Myth #2: Energy East would generate good long-term jobs

Story continues below advertisement

The vast majority of jobs promised would be short-term, in construction and secondary industries.

The Cornell Labour Institute found not only would TransCanada's proposed Keystone XL pipeline in the U.S. create fewer jobs than promised, but could actually kill more jobs than it creates.

A spill from Energy East could also be a job killer. The pipeline crosses more than 900 waterways, used for drinking water, fishing, recreation, and sustaining farmland.

In Hampton, N.B., the pipeline dissects the properties of organic farmers. One farm employs 100 people in mostly year-round, living wage jobs, and feeds the community with healthy local food.

The Bay of Fundy sustains 2,500 direct jobs in fishing on the New Brunswick side alone. A spill in the Bay's fast moving waters would easily spread to Nova Scotian shores, also home to a thriving fishing industry. And this doesn't consider the jobs associated with tourism.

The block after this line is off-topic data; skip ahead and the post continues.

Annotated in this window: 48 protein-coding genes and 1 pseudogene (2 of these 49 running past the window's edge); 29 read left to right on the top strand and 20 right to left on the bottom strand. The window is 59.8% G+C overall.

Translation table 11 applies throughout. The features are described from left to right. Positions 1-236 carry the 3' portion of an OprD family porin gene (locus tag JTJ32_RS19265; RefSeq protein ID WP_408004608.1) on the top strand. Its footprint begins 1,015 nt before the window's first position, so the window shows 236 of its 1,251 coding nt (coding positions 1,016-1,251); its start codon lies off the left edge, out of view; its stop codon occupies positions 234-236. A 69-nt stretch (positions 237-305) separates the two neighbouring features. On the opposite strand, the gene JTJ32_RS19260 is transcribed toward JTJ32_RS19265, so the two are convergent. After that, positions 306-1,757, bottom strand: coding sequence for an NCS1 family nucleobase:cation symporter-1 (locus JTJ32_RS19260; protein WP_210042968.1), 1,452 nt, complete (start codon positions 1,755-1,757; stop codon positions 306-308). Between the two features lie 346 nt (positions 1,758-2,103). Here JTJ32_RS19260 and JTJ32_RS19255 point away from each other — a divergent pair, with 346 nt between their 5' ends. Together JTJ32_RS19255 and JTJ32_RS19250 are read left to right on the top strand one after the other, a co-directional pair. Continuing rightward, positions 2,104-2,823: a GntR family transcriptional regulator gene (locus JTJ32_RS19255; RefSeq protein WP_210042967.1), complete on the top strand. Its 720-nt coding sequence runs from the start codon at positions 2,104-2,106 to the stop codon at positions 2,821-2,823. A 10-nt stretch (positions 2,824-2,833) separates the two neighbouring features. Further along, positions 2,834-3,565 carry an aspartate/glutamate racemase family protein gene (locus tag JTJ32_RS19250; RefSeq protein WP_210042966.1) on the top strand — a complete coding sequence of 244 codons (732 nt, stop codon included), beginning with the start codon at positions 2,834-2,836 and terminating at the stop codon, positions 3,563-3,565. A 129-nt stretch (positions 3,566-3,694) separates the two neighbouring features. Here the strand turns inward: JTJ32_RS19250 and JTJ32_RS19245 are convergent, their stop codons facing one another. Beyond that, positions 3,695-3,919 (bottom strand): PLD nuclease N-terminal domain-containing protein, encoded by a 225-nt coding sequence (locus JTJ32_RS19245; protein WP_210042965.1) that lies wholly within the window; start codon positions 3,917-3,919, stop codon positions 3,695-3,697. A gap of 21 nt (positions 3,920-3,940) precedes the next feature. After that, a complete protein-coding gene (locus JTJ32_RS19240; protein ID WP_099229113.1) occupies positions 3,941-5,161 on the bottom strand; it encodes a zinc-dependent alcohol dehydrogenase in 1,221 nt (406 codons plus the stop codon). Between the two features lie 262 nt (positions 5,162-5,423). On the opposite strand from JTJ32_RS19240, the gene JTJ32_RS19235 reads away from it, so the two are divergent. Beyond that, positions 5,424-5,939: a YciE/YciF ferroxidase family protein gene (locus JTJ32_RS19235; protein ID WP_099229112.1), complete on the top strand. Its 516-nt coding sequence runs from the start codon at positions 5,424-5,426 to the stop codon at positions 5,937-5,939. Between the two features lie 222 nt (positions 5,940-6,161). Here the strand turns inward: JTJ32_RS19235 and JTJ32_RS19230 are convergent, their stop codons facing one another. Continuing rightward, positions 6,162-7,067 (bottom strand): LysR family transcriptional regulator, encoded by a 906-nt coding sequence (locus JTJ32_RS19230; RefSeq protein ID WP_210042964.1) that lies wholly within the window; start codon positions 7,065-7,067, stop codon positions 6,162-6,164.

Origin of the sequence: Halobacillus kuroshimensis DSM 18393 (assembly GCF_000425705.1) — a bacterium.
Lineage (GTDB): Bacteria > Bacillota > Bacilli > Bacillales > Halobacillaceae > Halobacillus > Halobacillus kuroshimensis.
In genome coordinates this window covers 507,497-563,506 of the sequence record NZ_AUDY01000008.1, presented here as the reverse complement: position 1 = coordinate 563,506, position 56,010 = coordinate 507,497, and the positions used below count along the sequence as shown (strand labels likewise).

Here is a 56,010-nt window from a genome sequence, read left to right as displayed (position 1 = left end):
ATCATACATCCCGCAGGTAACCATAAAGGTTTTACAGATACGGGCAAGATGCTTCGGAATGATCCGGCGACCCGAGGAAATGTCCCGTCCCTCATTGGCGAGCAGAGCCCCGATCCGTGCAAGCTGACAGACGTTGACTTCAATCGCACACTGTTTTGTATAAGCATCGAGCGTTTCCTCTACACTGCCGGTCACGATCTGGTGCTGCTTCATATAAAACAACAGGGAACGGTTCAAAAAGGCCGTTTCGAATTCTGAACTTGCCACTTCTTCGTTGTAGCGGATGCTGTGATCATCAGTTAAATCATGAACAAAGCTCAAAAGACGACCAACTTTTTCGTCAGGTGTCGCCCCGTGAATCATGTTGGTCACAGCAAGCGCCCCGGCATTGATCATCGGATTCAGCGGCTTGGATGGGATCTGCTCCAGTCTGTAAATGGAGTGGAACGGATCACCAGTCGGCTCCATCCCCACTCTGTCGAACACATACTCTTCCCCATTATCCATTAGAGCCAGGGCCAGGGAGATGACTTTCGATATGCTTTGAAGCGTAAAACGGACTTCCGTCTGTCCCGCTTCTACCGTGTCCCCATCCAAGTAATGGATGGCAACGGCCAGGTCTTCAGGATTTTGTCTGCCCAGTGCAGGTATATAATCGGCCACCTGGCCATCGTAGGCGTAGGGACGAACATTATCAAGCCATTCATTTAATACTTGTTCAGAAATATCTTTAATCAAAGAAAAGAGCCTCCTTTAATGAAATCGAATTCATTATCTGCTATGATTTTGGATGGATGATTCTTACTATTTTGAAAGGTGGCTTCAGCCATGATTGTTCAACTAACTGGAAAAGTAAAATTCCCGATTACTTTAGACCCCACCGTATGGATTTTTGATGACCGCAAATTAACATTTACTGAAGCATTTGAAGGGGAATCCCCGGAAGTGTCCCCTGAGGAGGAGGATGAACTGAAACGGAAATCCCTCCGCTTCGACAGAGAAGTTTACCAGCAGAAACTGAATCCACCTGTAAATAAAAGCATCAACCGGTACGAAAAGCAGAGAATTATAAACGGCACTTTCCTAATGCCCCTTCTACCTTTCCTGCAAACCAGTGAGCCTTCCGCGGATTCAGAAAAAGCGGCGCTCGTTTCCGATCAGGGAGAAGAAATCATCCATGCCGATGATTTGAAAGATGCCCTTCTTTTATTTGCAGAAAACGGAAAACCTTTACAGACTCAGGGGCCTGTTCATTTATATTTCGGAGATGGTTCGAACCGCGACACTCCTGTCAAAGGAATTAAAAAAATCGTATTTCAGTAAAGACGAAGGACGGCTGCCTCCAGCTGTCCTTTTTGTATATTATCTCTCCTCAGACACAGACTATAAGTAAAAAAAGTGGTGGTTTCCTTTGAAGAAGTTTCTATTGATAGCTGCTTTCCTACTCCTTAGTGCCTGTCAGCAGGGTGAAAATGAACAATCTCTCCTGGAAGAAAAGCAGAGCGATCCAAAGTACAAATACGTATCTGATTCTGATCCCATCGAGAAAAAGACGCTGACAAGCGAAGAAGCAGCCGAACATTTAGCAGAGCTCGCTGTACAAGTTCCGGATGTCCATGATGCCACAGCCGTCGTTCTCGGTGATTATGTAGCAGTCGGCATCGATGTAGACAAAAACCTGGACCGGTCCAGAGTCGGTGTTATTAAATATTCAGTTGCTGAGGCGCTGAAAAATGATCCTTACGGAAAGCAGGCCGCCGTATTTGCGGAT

Given the sheer volume of the pipe, up to 1 million litres of crude could spill in just 10 minutes. Diluted bitumen from the tar sands is unlike conventional oil. It sunk when spilled in the Kalamazoo River, costing Enbridge more than $1-billion to clean up, yet submerged oil still remains on the river bed.

Story continues below advertisement

An approval of the pipeline would also mean expansion of the tar sands, so more Atlantic Canadians travelling to Alberta for work.

Myth #3: Energy East would slow dangerous oil by rail traffic

The tragic Lac-Mégantic disaster that killed 47 people was a stark wake-up call. This was quickly followed by more train derailments including last January in Plaster Rock, N.B.

There are very serious risks with transporting oil by rail, which has seen an unprecedented rise in recent years. Canada's regulations lag woefully behind.